Top 5 Annuals for 2014

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PICK #1:

Digiplexis 'Illumination Flame' is a sun loving tender perennial that we treat as an annual and earns its keep by blooming all-summer long. It’s foxglove-like coral blooms and purple stems make it a showstopper and is a must-have this year in Seattle gardens. (Image credit: Skagit Gardens)

PICK #2:

Tuberous Begonias are available in an array of stunning, saturated colors - sure to bring a tropical feel to your shade/part shade garden. Begonias are perfect for containers, where they best showoff their striking, multiple layered, rose-like blossoms, each one lasting for days on end. Their broad,     luminescent leaves come in emerald green varieties as well as a rich deep mocha; creating interest with texture even when they are not in bloom. Tuberous begonias also come in a trailing habit, perfect for your hanging baskets.

 

 

PICK #3:

Petunias are not your grandmothers flower anymore. Available in a kaleidoscope of eye-catching and unexpected hues, new varieties are touting gorgeous variegations and color combinations. Available in large double blossoms, as well as in moody, subtle tones. There is a petunia to suit all tastes. Their long lasting bloom cycle make them an essential component for your sun loving     container gardens and baskets.  Try Petunia ‘Crazytunia Sparky’ for a rich magenta and gold bicolor blossom; each bloom with a different color combination than the next.  (Image Credit: Log House)

PICK #4:

Mina Lobata (aka Ipomea lobata)

'Exotic Love Vine' is a fast growing annual vine that lives up to its dramatic name. With it's racemes of upward facing tubular multicolored flowers, it is sure to elicit gasps from visitors to your garden. A hummingbird favorite, its bright crimson-orange blossom atop creamy lower blooms are striking against its dark, sturdy vines. This well behaved sun/part shade loving vine is equally at home on your sweet pea tripods, or climbing through your Japanese maple, and will keep blooming until frost. (Image Credit: Annie's Annuals)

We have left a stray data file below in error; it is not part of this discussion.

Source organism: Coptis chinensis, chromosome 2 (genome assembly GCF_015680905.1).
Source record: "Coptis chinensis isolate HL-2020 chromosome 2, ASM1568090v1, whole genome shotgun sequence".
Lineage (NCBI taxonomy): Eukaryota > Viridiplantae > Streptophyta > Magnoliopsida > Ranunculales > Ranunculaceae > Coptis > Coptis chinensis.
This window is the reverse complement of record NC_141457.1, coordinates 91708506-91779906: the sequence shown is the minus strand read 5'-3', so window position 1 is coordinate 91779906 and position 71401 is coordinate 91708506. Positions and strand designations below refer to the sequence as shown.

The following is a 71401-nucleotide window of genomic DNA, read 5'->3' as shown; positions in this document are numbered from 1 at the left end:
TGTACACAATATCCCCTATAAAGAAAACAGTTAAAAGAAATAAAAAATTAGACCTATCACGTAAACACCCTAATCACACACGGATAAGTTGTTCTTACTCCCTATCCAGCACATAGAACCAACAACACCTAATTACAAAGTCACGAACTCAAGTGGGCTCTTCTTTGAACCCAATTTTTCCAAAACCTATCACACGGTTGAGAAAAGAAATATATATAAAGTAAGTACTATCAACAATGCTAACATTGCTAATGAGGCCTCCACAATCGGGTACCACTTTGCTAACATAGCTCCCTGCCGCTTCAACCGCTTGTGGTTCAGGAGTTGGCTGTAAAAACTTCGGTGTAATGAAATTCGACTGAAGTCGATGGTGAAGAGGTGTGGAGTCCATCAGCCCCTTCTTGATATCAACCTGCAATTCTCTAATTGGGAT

PICK #5:

Kale Lacinato

What list of top performing annuals would be complete without an honorable mention of an edible? With its bold, dark, crinkly leaves and hearty flavor, Kale lacinato is the workhorse of the beautiful, edible garden. Nutritious as it is lovely, just a few plants can feed your family delectable kale salads all season. Succession planting will ensure you can have your prized leaves all year long in NW gardens. Try ‘Black Magic’ for an especially productive, sweet, and insect damage-resistant variety.

 

 

 

Growing Tips for All Gardeners:

How often do I need to water? Baskets? Containers?

Water based on the individual needs of your plants. Sun loving plants need to be watered more frequently than shade lovers. Hot dry weather will also necessitate more water. The best way to know if your plants need water is by sticking your finger down into the soil, and if the soil feels dry, its time to water. Never water wet soil as this can promote rot. Baskets hanging in windy spots will likely need to be watered everyday and even several times a day when Seattle really heats up. Containers are similar, and should be checked on a daily basis in the warm months.